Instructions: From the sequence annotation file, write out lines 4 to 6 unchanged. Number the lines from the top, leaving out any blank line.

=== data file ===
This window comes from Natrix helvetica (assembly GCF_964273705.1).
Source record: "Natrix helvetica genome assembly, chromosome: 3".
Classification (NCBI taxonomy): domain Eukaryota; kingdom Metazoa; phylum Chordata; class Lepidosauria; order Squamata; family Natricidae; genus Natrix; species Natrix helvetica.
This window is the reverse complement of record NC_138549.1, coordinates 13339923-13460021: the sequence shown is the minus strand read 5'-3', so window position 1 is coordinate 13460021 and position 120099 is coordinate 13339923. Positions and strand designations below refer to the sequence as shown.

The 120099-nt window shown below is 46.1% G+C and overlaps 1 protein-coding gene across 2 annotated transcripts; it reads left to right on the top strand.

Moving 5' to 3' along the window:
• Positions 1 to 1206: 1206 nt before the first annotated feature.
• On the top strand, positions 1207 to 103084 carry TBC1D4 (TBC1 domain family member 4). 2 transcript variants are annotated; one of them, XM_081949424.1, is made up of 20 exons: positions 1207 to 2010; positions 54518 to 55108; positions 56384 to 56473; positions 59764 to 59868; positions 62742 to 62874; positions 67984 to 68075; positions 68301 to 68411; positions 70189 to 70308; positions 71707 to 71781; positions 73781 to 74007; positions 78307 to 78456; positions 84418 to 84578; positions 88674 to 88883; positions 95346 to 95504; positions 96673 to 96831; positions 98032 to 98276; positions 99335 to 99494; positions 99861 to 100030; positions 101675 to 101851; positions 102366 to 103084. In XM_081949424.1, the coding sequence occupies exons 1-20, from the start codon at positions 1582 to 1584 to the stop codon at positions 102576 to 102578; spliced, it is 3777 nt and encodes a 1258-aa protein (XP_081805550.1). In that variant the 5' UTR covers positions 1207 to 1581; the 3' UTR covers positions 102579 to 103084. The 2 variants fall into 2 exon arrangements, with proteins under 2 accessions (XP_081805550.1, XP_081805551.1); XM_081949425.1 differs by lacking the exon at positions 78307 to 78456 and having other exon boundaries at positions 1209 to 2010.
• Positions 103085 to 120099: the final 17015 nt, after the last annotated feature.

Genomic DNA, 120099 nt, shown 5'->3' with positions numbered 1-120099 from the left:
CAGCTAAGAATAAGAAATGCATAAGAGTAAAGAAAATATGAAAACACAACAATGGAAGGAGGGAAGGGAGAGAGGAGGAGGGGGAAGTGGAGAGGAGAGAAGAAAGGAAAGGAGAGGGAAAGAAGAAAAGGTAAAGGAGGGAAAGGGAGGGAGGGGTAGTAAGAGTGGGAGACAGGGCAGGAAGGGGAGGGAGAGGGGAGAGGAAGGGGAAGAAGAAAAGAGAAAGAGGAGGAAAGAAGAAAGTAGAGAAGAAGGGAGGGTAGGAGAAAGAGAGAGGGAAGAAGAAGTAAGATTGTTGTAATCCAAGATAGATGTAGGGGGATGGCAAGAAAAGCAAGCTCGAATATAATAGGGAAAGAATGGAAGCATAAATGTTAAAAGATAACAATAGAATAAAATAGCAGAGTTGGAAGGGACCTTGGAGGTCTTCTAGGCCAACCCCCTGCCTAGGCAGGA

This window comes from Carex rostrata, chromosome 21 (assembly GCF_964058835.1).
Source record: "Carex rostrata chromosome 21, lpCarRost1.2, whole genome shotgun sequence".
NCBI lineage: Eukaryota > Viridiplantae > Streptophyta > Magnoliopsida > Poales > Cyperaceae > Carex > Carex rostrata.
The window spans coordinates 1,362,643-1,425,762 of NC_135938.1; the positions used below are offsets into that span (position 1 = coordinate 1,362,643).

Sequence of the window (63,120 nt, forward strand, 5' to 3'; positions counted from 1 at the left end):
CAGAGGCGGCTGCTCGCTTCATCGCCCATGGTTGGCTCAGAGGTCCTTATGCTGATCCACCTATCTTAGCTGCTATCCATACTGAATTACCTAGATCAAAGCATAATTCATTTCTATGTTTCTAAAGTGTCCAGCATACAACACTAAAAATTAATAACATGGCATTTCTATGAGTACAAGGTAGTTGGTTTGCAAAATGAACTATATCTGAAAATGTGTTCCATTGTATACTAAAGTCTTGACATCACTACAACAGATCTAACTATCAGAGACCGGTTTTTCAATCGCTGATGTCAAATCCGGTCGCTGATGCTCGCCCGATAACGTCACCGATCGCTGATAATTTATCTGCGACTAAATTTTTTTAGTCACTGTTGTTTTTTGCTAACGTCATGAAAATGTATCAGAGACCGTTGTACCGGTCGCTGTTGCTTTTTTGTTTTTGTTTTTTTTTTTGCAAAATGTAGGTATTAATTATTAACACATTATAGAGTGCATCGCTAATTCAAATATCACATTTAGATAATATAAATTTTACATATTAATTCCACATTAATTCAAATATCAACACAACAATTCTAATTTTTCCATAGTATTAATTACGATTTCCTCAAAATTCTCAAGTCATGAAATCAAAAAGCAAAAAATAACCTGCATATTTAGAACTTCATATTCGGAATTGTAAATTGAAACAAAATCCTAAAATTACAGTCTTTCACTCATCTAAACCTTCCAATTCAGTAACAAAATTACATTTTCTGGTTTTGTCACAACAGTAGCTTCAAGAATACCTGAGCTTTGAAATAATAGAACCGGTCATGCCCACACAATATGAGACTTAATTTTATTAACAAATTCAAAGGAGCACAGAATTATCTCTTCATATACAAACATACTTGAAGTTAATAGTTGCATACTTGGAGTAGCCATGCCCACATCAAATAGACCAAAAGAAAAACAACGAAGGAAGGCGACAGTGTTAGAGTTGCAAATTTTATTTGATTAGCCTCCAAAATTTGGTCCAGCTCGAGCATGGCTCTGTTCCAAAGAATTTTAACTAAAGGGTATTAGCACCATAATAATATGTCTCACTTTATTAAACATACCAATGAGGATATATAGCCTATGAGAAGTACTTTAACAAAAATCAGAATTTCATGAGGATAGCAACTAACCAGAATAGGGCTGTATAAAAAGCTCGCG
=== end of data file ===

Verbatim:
This window is the reverse complement of record NC_138549.1, coordinates 13339923-13460021: the sequence shown is the minus strand read 5'-3', so window position 1 is coordinate 13460021 and position 120099 is coordinate 13339923. Positions and strand designations below refer to the sequence as shown.

The 120099-nt window shown below is 46.1% G+C and overlaps 1 protein-coding gene across 2 annotated transcripts; it reads left to right on the top strand.

Moving 5' to 3' along the window: